The purpose of this study was to describe the effect of two postlesson conferencing strategies on preservice teachers’ reflective practices. Fourteen PETE majors each taught three 30-minute lessons to classes of 9 to 13 learners. After each lesson, the preservice teachers conferenced with a trained supervisor under either a directive approach (teacher tell-student listen) or a collaborative approach (student tell–teacher listen/question). The participants then completed two written tasks, a significant event task, and a video-commentary task. In the collaborative approach, the preservice teachers expanded the scope of their reflections to encompass the technical skills of teaching and critical issues related to teaching and schooling. For the video-commentary assignment, the main focus of both groups’ responses was on technical aspects of teaching, and for the significant event assignment, the focus of the responses was on technical, situational, and sensitizing issues of teaching.
Mark Byra and Jayne Jenkins
The purpose of this study was to describe student decision making in the inclusion style of teaching. Two questions helped to guide the investigation: (a) Will learners select from alternative levels of difficulty within a given task? And (b) what is the basis for learner decision making when selecting from alternative levels of difficulty? Forty-two 5th-graders in one school received instruction in striking with a bat for two 30-minute lessons. The learners performed a batting task in three sets of 10 trials in each lesson and made decisions about level of task difficulty. Data sources were the lesson task sheets and transcribed postlesson interviews. The results indicated that 5th-graders (a) select different levels of task difficulty when provided the opportunity, and (b) make task decisions based on perceived success and challenge.
Bryan McCullick and Mark Byra
Mark Byra and Mary C. Marks
In the reciprocal style of teaching learners are paired, and as one practices the task, the other provides immediate feedback. This study examined the effect of pairing learners in the reciprocal style by ability (high, low, and mixed) and by companionship (friend and nonacquaintance) on provision of feedback and perceived comfort while learning motor skills. Thirty-two students between 9 and 12 years of age practiced soccer juggling during a 25-minute lesson and soccer dribbling during another 25-minute lesson, in both of which they were paired for similar versus different ability and for friend versus nonaquaintance. After each lesson, the students were asked how comfortable they felt giving and receiving feedback. The results showed that the observers gave specific feedback more frequently to friends than nonacquaintances, and that the doers felt more comfortable receiving feedback from friends than nonacquaintances. Learner ability level did not affect the amount of specific feedback provided by the observer or the doer comfort in receiving feedback. This study supports several claims set forth by Mosston and Ashworth (1986) for the reciprocal style of teaching.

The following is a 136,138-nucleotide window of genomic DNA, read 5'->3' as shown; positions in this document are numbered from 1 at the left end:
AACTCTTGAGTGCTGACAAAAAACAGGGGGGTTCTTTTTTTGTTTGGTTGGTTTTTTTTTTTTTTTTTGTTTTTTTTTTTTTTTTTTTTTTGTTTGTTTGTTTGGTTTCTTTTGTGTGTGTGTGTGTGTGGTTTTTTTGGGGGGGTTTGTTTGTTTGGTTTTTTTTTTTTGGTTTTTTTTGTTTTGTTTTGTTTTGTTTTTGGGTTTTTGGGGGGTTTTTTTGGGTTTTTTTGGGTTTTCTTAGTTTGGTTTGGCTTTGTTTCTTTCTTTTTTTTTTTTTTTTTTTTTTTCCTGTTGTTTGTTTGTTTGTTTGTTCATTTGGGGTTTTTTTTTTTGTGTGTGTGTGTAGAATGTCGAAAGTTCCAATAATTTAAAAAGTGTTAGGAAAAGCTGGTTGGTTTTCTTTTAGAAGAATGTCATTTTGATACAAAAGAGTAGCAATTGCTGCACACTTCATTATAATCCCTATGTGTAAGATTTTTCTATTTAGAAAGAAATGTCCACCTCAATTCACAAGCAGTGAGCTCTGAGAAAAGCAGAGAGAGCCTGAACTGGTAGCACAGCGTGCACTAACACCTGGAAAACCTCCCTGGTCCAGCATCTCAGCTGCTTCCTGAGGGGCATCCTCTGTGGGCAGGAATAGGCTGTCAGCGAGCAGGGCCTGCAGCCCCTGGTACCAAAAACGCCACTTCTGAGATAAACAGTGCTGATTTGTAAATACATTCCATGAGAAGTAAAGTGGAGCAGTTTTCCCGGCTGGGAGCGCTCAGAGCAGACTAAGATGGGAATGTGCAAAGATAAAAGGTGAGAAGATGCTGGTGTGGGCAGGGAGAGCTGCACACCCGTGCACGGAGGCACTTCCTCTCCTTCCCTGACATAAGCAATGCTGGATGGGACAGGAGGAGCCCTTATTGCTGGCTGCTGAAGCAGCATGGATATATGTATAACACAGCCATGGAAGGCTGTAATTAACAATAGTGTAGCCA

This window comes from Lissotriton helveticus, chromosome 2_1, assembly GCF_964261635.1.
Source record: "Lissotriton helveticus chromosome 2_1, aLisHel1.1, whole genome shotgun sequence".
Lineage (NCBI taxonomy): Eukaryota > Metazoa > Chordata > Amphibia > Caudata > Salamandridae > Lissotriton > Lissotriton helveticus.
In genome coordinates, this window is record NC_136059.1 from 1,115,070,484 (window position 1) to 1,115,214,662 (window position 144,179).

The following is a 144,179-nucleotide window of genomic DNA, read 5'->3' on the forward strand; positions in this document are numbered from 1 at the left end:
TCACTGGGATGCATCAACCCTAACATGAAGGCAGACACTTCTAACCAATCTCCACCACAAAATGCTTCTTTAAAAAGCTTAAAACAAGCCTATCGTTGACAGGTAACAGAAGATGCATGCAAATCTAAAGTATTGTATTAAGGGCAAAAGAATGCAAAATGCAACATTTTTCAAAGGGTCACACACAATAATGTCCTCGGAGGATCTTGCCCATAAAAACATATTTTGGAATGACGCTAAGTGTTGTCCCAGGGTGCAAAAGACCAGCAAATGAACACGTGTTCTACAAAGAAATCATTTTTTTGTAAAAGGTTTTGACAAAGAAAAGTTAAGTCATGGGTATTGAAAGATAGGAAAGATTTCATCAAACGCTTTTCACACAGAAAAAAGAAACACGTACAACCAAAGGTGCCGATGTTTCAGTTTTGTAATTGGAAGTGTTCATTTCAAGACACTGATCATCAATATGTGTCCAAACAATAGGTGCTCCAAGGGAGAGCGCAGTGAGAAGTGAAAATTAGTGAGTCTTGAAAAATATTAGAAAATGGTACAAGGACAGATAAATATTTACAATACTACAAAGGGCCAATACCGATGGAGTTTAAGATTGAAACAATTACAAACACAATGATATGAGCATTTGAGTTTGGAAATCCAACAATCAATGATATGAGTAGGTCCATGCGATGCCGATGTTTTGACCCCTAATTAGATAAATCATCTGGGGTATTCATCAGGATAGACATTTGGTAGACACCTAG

Mark Byra and Stephen C. Coulon
The purpose of this study was to compare the instructional behaviors of a group of preservice teachers across two teaching conditions, one planned and one unplanned. Twelve physical education teacher education (PETE) majors each taught two 25-minute lessons to elementary-age learners. Lesson plans were developed for the first lesson (planned condition) but not the second (unplanned condition). All lessons were videotaped and employed in the data analyses. Three data collection instruments were used for the analysis of selected teaching behaviors: (a) the Academic Learning Time-Physical Education (ALT-PE) system, (b) an event recording instrument for coding teacher verbal feedback statements, and (c) the Qualitative Dimensions of Lesson Introduction, Task Presentation, and Lesson Closure (QDITC) system. The results suggest that planning has a positive effect on some preservice teachers’ instructional behaviors. For teachers in training, it seems that planning is important to the employment of “effective” teaching behaviors in the interactive teaching environment.
Mark Byra and Grace Goc Karp
John Hennings, Tristan Wallhead and Mark Byra
Peer-assisted learning (PAL) strategies, such as the reciprocal style of teaching, have been shown to be effective in developing motor skills. Despite this research, little is currently understood of how PAL strategies influence the teaching-learning process. The purpose of this study was to use a didactic methodology (Amade-Escot, 2005) to examine the content taught and learned by two pairs of undergraduate students participating in reciprocal style (Mosston & Ashworth, 2002) episodes of indoor climbing. The didactic protocol included collecting data regarding student intentions, actions and interpretations of content, and the identification of problematic episodes in the teaching-learning process or Critical Didactic Incidents. The participants’ improved their knowledge and performance of lower complexity climbing skills. Participants’ failure to construct more sophisticated climbing content was as a result of deficiencies in the peer observer’s in-task error diagnosis feedback and teaching style imposed constraints on teacher intervention.